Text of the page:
"In the late afternoon we [Lady Glenconner and Princess Margaret] would often go and sit in Basil's Bar, watching the sunset, sceptically waiting for the 'green flash' that is supposed to appear on the horizon just after the sun vanishes. Neither of us believed it, yet we always seemed to be distracted by the thought, pausing our conversation to stare at the view, just in case we saw it. We never did but it became a fun habit."

A fun habit! Elsewhere in her narrative we have Princess Margaret trying to beat grey squirrels to death. Another fun habit? Possibly.

In the end, I even began almost to sympathise with Lady Glenconner's monstrous loony husband. A few hundred pages spent in her dull, dull company was bad enough; if one had to spend a lifetime with her, who knows how angry and irrational one might not become.

Wednesday, 1 January 2020

Past Presents

When I noticed this little clip on Twitter, memories of past Christmas presents from my father came rushing back. Although, like me, generally tending toward the cloth-eared end of the spectrum, he would occasionally become possessed by brief but intense enthusiasms for some genre of music or other.  If Christmas happened to be in the offing at such moments, his choice of presents would then reflect whatever happened to be his latest craze.

Which is why one year I found myself unwrapping a quantity of long-playing records featuring traditional singing from Mongolia, while another year, unexpectedly,  I received a selection  of the best bagpipe music money could buy.

“Bagpipes”, my maternal grandmother observed, “best heard over several hills.”

In a non-musical mood, my father also posted me a birthday present from Hanoi where he was stationed. The city had been being bombed fairly heavily and so I ought not to have been surprised when I untied the ribbon and tore off the paper to find an old box lined with cotton wool on which he had arranged several pieces of shrapnel that he’d collected from his verandah.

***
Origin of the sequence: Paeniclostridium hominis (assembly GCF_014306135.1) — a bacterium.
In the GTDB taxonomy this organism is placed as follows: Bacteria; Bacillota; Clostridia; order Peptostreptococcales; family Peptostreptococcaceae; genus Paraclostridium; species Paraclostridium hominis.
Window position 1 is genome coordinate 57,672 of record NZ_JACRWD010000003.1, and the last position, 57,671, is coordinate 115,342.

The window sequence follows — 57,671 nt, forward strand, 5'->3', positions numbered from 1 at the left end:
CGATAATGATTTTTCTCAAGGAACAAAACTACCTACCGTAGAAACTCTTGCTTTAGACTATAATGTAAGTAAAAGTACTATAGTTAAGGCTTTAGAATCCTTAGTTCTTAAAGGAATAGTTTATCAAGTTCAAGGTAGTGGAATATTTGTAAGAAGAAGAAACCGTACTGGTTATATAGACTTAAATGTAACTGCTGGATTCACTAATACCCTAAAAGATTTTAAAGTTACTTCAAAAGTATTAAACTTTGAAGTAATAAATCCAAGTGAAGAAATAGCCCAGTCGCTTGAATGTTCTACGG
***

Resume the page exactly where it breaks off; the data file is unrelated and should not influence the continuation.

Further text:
I was too young to understand what a thoughtful gift this was, given that the alternatives available to him in wartime north Vietnam were nothing or nothing - and even a few bits of carefully chosen shrapnel are better than nothing. At the time, it was pointed out to me that it was the thought that counted, which only led to me wondering at length what exactly the thought behind this odd gift  might be

Monday, 30 December 2019

A Budapest Guest

At Budapest’s Fine Arts Museum at the moment there is a visiting exhibition that I looked round quickly this afternoon. It was packed with people, and so I will go back again when the Christmas and New Year crowds have abated.

But even during a cursory visit several pictures caught my eye. They included: this - for its decorative borders, amusing cherubs and splendid dog; and this - the person I went with asserted all such flower paintings are boringly the same, but I think some, this one included, are wonderful; apart from anything else, as well as flowers, you get a bumble bee, a grasshopper and an exquisite mouse; and this - which really needs to be seen in reality, as the glow and liveliness that Rubens creates on the canvas somehow does not  get conveyed by photographs; and this - mainly because I wanted to look at it properly but couldn’t over the heads of others, as I would like to see if it is really as oddly modern looking for a 17th century painting as it appeared from the glimpse I had; and this - as with the Rubens, the reproduction does not do it justice; and this - partly for the dogs annoying each other in the bottom left hand corner, partly for the feeling that all the pictures in the room in which this one is hung are less paintings than windows into the past; and this - which is tiny and very beautifully painted. There was also an image from the Prado that I didn’t get the name of; it looked like surrealism but was made in the 1600s.

I shall go back quite soon and find out more.

Tuesday, 17 December 2019

Battered Penguins: The Case of the Gilded Fly by Edmund Crispin

Edmund Crispin's books are far-fetched - some might even say silly - but I find them charming. Rather than explaining the details of this particular one, I will simply tell you that it is similar in tone and milieu to others in his series about Gervase Fen - university setting, arty types, outdated views on male-female relationships, no diversity and an unlikely plot. If the others amuse you, this one probably will too, ( a cursory glance at information about Crispin on the internet suggests that it may actually be the very first of his books about Fen).